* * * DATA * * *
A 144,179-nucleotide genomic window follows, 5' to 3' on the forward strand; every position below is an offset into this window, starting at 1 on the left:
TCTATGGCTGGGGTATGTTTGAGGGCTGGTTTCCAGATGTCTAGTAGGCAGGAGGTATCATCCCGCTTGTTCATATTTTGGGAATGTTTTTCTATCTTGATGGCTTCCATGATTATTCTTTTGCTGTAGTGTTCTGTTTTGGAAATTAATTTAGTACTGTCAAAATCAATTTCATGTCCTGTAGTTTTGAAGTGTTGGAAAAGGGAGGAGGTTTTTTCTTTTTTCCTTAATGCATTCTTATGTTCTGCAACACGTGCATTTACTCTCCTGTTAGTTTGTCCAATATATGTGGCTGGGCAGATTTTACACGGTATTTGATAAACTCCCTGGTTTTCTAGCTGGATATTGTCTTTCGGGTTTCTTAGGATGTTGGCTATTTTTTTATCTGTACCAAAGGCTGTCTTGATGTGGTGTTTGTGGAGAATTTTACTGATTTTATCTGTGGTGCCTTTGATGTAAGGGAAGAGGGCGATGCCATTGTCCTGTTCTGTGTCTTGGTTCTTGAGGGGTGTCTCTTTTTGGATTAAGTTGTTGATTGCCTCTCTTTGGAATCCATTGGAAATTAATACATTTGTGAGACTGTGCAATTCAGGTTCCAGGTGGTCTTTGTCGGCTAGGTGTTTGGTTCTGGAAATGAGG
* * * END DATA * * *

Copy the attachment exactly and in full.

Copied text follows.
A 144,179-nucleotide genomic window follows, 5' to 3' on the forward strand; every position below is an offset into this window, starting at 1 on the left:
TCTATGGCTGGGGTATGTTTGAGGGCTGGTTTCCAGATGTCTAGTAGGCAGGAGGTATCATCCCGCTTGTTCATATTTTGGGAATGTTTTTCTATCTTGATGGCTTCCATGATTATTCTTTTGCTGTAGTGTTCTGTTTTGGAAATTAATTTAGTACTGTCAAAATCAATTTCATGTCCTGTAGTTTTGAAGTGTTGGAAAAGGGAGGAGGTTTTTTCTTTTTTCCTTAATGCATTCTTATGTTCTGCAACACGTGCATTTACTCTCCTGTTAGTTTGTCCAATATATGTGGCTGGGCAGATTTTACACGGTATTTGATAAACTCCCTGGTTTTCTAGCTGGATATTGTCTTTCGGGTTTCTTAGGATGTTGGCTATTTTTTTATCTGTACCAAAGGCTGTCTTGATGTGGTGTTTGTGGAGAATTTTACTGATTTTATCTGTGGTGCCTTTGATGTAAGGGAAGAGGGCGATGCCATTGTCCTGTTCTGTGTCTTGGTTCTTGAGGGGTGTCTCTTTTTGGATTAAGTTGTTGATTGCCTCTCTTTGGAATCCATTGGAAATTAATACATTTGTGAGACTGTGCAATTCAGGTTCCAGGTGGTCTTTGTCGGCTAGGTGTTTGGTTCTGGAAATGAGG